A recent study suggests the launch of a new UK payments service has pushed the nation into the top m-payments market spot, worldwide.
After comparing international mobile payments markets, a UK Payments Council research paper claims that the United Kingdom is the m-payments market leader and that the country’s success is related to the P2P Paym service, which was launched this past April by the Payment’s Council.
The report compared the person-to-person (P2P) mobile payment services of several countries.
Aside from the UK, the countries that were studied and compared included the US, Japan, Sweden, India and Kenya. The report compared a variety of aspects, some of which included infrastructure, ownership, the mobile banking experiences of customers, and speed.
Adrian Kamellard, the Payment Council’s chief executive said about the report that “Looking round the world makes it clear that Paym is a world leading service, even when compared with trailblazers such as M-Pesa in Africa. The UK payments industry’s collaborative model of change, which builds upon our existing world class real-time payments infrastructure has delivered real benefits for customers.” Kamellard added that unlike other parts of the world, Paym is a free service for customers “at the point of use.”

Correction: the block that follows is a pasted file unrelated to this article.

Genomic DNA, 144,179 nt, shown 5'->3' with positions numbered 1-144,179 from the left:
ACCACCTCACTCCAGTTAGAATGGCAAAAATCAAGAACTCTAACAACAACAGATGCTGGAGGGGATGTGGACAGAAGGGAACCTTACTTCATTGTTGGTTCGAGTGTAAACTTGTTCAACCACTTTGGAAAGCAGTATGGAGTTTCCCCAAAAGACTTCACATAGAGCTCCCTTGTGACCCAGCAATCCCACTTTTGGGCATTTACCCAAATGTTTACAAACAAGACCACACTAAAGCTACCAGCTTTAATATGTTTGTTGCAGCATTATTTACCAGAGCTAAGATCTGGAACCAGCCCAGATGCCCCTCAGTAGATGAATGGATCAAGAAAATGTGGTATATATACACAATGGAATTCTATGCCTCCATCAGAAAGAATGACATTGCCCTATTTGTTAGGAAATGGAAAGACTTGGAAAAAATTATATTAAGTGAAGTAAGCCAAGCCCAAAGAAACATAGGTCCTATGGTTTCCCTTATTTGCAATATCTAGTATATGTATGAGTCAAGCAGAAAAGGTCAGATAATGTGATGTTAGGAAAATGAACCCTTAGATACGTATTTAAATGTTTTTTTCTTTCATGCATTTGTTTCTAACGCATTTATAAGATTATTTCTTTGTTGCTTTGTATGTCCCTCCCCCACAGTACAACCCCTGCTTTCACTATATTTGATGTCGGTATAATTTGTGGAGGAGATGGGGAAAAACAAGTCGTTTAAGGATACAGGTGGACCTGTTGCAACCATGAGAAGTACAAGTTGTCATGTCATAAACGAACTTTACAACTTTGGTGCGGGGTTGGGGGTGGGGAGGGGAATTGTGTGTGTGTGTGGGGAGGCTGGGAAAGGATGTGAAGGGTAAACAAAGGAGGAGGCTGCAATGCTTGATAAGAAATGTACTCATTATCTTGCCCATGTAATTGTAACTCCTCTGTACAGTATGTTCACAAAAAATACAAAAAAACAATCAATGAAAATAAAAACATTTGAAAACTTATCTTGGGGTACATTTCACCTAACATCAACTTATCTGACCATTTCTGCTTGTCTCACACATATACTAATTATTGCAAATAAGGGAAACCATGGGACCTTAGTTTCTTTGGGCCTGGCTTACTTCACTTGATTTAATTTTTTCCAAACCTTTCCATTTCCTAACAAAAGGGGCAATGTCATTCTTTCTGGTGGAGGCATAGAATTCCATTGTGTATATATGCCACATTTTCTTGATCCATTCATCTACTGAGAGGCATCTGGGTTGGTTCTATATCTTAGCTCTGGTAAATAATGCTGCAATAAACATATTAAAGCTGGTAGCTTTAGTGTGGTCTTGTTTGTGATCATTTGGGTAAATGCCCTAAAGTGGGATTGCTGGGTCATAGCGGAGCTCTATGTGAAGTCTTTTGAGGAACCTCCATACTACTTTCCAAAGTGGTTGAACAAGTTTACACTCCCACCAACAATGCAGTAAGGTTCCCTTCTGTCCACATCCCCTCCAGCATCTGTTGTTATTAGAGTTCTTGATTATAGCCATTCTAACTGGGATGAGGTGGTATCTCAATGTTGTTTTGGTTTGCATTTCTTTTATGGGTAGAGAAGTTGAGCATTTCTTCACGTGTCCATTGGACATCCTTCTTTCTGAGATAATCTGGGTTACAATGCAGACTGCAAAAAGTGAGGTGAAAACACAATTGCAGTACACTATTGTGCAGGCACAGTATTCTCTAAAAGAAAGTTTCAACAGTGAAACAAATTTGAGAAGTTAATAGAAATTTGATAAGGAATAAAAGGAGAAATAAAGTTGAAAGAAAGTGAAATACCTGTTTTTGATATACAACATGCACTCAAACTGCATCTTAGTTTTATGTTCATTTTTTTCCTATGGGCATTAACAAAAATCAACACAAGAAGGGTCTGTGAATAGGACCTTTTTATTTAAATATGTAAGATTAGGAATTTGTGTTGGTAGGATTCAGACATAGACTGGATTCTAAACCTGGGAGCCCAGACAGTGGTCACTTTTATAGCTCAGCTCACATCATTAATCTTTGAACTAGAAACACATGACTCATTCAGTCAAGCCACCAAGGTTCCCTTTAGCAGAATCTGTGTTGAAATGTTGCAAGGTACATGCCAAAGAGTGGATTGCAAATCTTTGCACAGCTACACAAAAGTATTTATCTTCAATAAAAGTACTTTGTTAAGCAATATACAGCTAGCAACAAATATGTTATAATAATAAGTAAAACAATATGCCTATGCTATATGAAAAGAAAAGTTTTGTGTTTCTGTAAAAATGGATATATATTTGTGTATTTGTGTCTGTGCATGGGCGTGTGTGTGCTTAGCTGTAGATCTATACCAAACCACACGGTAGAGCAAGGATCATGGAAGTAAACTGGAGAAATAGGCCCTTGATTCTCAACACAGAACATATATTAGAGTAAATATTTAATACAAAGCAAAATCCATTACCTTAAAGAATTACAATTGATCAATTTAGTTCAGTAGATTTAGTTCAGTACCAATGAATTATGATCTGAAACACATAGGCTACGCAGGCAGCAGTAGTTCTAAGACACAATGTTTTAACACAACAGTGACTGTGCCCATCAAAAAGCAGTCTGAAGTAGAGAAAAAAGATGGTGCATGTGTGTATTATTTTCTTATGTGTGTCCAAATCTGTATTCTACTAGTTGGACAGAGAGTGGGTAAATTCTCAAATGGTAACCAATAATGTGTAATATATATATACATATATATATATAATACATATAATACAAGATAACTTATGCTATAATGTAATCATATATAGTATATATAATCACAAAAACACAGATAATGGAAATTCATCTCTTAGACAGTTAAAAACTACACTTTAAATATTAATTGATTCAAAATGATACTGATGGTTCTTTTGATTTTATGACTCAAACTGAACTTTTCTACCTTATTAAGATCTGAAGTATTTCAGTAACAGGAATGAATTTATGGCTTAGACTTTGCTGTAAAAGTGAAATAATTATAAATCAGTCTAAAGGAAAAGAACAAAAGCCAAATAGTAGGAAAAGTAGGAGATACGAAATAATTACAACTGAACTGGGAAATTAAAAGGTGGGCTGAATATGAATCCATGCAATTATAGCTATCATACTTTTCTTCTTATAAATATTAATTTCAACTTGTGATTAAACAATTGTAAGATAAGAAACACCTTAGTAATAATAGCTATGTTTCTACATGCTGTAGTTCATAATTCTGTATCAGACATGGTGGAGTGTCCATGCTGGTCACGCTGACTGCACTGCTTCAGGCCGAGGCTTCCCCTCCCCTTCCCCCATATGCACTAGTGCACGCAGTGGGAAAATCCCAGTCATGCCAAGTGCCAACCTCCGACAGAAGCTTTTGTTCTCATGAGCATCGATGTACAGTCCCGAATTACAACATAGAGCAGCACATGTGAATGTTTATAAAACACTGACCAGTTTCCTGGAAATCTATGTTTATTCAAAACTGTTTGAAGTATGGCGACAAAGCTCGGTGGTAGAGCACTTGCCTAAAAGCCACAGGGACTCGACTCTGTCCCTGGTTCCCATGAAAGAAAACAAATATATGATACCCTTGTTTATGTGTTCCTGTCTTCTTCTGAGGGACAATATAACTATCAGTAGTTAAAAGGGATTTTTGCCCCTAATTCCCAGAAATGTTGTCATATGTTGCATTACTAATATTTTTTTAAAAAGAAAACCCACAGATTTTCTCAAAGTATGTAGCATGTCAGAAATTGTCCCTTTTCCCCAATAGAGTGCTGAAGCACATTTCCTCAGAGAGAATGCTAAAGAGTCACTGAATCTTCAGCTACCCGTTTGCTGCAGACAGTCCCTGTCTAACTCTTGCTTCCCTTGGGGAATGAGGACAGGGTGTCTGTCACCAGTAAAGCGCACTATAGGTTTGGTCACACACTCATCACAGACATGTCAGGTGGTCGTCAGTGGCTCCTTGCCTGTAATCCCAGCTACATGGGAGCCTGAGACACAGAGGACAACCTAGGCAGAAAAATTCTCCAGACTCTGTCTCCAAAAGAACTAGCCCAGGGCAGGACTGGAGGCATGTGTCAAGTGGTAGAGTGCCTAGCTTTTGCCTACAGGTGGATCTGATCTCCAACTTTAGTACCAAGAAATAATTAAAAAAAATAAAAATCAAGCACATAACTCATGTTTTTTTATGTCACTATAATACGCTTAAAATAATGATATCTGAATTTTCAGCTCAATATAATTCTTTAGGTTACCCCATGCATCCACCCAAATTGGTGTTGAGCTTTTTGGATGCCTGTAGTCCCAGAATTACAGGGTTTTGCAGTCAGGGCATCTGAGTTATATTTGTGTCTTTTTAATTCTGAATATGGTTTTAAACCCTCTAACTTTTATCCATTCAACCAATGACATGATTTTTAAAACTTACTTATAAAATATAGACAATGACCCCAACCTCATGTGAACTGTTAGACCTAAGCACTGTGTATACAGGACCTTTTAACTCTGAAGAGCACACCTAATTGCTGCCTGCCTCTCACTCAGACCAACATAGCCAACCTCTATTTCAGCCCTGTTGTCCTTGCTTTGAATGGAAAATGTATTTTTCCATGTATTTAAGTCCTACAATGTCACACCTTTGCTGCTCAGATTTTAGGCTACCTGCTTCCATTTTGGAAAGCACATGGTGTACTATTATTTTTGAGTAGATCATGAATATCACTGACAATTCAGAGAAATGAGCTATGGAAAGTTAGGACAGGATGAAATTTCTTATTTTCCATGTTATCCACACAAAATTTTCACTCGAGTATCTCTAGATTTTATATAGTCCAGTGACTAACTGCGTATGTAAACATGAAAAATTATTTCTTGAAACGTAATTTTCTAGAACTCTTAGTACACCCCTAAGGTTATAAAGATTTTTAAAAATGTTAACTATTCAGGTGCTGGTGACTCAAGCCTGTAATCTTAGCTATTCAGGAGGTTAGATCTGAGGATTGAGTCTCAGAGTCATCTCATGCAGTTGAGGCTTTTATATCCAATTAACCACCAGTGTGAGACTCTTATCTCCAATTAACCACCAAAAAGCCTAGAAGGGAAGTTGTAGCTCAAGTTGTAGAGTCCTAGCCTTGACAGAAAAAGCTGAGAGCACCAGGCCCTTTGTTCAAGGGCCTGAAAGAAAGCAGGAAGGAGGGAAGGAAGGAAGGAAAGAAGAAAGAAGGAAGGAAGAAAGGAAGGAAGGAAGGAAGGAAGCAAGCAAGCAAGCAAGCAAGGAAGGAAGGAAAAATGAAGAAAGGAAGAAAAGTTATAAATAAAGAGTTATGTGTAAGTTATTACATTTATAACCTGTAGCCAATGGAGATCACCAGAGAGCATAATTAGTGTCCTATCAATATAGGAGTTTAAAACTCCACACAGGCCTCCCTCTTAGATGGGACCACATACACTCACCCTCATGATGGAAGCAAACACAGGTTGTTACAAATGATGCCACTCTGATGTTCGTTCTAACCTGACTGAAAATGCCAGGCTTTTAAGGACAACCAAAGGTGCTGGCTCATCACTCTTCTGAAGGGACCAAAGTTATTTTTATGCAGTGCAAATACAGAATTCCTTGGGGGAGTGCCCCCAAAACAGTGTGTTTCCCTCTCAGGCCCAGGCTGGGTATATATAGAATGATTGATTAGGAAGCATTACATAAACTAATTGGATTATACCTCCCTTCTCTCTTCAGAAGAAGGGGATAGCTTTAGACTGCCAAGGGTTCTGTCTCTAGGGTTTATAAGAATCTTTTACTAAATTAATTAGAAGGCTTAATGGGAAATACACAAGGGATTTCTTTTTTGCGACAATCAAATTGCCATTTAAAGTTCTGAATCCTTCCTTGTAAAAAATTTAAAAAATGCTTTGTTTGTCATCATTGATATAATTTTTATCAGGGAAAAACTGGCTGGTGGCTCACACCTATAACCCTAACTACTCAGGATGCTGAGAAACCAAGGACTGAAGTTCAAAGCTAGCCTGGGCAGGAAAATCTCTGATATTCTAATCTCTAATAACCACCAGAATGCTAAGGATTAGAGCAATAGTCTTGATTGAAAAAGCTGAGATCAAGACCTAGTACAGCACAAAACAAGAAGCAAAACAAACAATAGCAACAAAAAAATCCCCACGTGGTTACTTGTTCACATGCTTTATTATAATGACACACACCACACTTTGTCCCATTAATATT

He went on to say that mobile technology has altered human behavior around the world and that this has transformed the way that people carry out many of their important daily tasks. He added that it is interesting to observe how technological, cultural and local regulatory differences affect how a new mobile payments solution is applied.
Paym is the only mobile payments service in the world that is industry-wide to use P2P.
In addition to this finding, the Payment’s Council report also claimed it found that the US and Japan are behind Sweden and the UK when it comes to delivering P2P m-payment services. It also said that it is a struggle for India to make its service as universal is it is in Sweden and the UK due to the country’s geographic and demographic disparity. In addition, it noted that Kenya’s M-Pesa mobile payments service has increased the nation’s inclusion and financial capability, which previously had an infrastructure lacking in payments and banking.
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